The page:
In light of the ineffective regulation of guns, this piece reviewed how leading preventable killers are regulated. The conclusion was that regulating guns as motor vehicle use is now regulated would be a marked improvement. I close with the following story:

Recently, a Florida man was arrested and charged with aggravated assault on his girlfriend. That arrest was the third domestic violence incident the man has been involved in during just the last 18 months and the fourth time during that period police have been called because of violent or threatening behavior. He also allegedly threatened to kill another driver during a road rage incident late last summer. Years earlier, the man was arrested for assaulting a police officer and was the subject of a temporary restraining order for another domestic violence incident. This man did one other thing: he shot and killed an unarmed teenager named Trayvon Martin. He still has a legal concealed weapons permit.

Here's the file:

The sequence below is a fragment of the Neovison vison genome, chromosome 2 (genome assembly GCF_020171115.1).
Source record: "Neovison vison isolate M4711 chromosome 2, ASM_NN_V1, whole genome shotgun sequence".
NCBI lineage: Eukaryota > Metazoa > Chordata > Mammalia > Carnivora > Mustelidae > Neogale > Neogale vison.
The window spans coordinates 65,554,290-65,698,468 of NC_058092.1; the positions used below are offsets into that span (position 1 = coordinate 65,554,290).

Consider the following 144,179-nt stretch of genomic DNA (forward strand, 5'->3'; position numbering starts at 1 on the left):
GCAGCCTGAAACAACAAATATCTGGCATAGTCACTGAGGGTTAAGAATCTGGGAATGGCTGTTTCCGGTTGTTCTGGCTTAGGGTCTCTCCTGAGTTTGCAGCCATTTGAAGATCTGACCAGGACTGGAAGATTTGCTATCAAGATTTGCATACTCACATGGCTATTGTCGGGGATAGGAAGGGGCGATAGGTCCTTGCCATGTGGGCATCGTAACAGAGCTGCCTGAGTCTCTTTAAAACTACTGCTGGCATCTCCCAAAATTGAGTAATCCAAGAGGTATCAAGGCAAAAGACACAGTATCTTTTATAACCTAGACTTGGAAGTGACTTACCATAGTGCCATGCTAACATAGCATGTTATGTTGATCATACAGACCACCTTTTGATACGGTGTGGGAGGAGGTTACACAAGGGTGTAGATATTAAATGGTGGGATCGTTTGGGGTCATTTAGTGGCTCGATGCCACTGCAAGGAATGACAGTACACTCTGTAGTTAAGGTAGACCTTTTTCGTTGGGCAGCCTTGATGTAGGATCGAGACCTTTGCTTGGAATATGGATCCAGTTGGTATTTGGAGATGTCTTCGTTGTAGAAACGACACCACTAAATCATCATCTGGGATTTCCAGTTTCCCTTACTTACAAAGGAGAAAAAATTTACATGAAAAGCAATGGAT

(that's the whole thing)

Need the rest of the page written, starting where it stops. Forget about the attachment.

The system is broken.

[1] The Disability-Adjusted Life Years (DALYs) “harm” statistic has been developed by the World Health Organization to measure years lost both because of a premature mortality and years lost due to time lived in less than full health.

[2] Charles C. Branas, et al, Investigating the Link Between Gun Possession and Gun Assault, 99 Am. J. Pub. Health 2034 (Nov. 2009)